bloom and grow forever

I'm sure the Baroness will be able to make things fine for you. If not, a year in Russia sure will.

Saturday, May 12, 2007

last days of class

The end of another awesome semester. As Irina always says, big love to all my students! Good luck, and I'll see you in September!

Monday, April 16, 2007

Real Estate

I'm sad about leaving my apartment. It has three rooms, which is big for here. One is for the owner's dusty, pre-revolutionary junk, but the other two are clean and large and bright. We don't have the standard, oppressively large wooden shelf/cabinet/display case combo that dominates most homes. The windows are big, and the cream-colored wallpaper is new. My ceiling has nifty glow-in-the-dark stars, and a door leads out to a spacious balcony. The kitchen has nice cabinets and a working stove and fridge. The floor is swept clean and the counters are uncluttered. The dishes mostly match and the curtains have jolly elephants on them. The bathroom has been recently remodeled, and the water pressure is excellent.

I'm a ten-minute walk from a bus stop on the main circle line in Vladimir, so transportation is reliable. But that walk can be very long and dark. And (if you imagine a clock face), if the city center and the American Home are at 12, I live at 6. It takes me 30 minutes to get to work.

I'm going to live alone next year, and see how it goes. We'll see if I can cook and clean and entertain myself and my guests. I had a chance to rent an acquaintance's (continuing a theme: her name is Tanya) one-room place over on Verkhnaya Dubrova street, but it's not on the main but route and has no furniture. As exciting as redecorating might sound, it's not something I can embark upon with my current salary. Local real estate listings are known to be somewhat less than honest, and they don't list prices.

And so I'm going to live in Joanna's current one-roomer. I know it well, from much tea-drinking, tv-watching, game-playing, and post-banya snoozing. I'm not thrilled about the pathetic shower or the 1000-year-old stove. And I know I sound privileged when I say I don't want to have to light a fire in some mysterious box when I want hot water, but there it is. I don't want to have to light fires.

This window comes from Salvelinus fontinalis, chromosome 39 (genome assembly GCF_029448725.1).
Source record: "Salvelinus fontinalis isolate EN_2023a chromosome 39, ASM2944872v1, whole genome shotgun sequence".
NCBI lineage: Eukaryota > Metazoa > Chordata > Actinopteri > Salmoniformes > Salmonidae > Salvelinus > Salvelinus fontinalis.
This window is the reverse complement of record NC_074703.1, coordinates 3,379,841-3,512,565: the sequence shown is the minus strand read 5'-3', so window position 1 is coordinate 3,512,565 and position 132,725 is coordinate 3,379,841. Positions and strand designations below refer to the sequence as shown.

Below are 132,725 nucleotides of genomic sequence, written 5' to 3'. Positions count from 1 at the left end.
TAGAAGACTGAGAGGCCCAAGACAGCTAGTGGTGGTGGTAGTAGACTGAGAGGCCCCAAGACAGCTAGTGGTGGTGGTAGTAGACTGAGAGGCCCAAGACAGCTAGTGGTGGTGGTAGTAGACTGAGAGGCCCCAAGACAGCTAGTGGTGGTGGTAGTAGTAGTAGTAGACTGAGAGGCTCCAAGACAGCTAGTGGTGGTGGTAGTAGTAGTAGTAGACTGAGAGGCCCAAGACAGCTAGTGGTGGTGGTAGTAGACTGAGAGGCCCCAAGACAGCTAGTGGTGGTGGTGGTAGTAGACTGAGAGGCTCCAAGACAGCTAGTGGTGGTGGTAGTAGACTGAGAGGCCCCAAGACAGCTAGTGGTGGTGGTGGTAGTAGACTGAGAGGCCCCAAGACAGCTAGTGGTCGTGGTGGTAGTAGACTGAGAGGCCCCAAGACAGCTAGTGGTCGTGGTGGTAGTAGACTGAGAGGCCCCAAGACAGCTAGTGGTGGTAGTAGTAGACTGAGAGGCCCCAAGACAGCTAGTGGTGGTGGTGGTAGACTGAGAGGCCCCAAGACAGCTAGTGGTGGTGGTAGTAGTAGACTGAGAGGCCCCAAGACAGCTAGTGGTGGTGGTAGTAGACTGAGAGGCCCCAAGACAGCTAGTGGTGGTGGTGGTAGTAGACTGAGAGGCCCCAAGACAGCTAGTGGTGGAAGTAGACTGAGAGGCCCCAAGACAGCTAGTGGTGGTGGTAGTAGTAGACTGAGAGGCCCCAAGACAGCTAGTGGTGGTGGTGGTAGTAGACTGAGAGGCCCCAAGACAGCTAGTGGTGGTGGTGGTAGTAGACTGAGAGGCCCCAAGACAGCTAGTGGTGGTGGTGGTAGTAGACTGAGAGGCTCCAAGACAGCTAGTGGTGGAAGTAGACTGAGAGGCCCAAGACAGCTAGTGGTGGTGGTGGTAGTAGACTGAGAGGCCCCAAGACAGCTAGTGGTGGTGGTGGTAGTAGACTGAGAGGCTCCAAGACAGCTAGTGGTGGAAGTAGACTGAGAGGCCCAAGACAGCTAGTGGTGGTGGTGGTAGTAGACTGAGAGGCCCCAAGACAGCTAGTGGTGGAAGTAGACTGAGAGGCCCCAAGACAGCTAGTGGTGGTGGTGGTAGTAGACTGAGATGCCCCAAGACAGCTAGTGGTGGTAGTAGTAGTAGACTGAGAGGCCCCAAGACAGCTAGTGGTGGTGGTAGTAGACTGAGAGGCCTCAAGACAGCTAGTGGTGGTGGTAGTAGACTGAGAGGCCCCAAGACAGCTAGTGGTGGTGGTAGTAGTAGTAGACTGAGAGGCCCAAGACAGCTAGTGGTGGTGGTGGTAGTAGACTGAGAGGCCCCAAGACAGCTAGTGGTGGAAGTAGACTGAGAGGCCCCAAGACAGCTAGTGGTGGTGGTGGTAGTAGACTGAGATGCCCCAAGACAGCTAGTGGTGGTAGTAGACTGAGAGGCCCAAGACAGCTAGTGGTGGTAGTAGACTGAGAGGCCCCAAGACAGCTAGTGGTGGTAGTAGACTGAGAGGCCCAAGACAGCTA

It's the third stop from the center on the circle line, and from the stop to my door it's about 2 minutes. On a speedy marshrutka, I can get to work in about 12 minutes, or walk in 25. And being lead teacher, and being so conveniently located, I intend to have the coolest apartment around. We'll see how the landlord and neighbors feel about that.

politics outside Joanna's apartment

Busy Work

I need to give my student Nastya a little more classwork. Somehow during a lesson she managed to procure this yellow balloon and draw a not-half-bad portrait of me.


I spent Easter in Bogolyubovo with Lena and Sasha, and ate amazing cabbage pies and drank wine while waiting for the procession around the monastery at 1 am. The place was packed, and we didn't even make it inside the church for the service that followed. But we were able to cry out, joyfully and exhaustedly, and at least ten times before the little tank-babushki trampled us, "Voistine Voskrese!"

Here's their adorable little wooden house, and Sasha in front of the monastery.

Wednesday, April 04, 2007

Sunset in Bogolyubovo

I spent an awesome Sunday in Bogolyubovo with my ZI student Tanya. I met her 5-year-old daughter (who peed on me when I was tickling her) and had dinner with her friend Lena. Lena's fabulous and funny, and her little wooden house is full of art by her French artist husband. Her daughter Sasha is an instant-kindred-spirit kind of person with dreams of hitchhiking to Austria.

I've also been to our favorite cafe, Coffee Bean, with my AII students Tanya and Lena to talk about ex-husbands, boyfriends, and cheating.

And life without Irina (who's happily settled in China) is going well. My new roommates Tanya and Lena are fun, even though I only see them after 11 pm and before 9 am.

Tanya and Lena, Tanya and Lena, Tanya and Lena. So it goes.

Tuesday, February 13, 2007

not the first time it's happened

I went to the post office today to mail some cards to America. I joined a depressing line of people and assumed I'd be there for hours. But no! One after another, people started leaving. As I made my hastened way to the counter, I overheard the reason: the post office was out of stamps. Yes, the post office. Oh, but they had other things for sale! Laundry detergent, for example. Bedsheets.

But I was prepared. I'd bought a ton of stamps early in the year and had been carrying them around with me for just such an occasion. When I got up to the counter, they started to turn me away, but as soon as I explained that I'd brought my own stamps, the clerks smiled and congratulated me on my cleverness. I thought briefly of standing outside and stamp-scalping at exorbitant rates, but decided my one small victory was enough.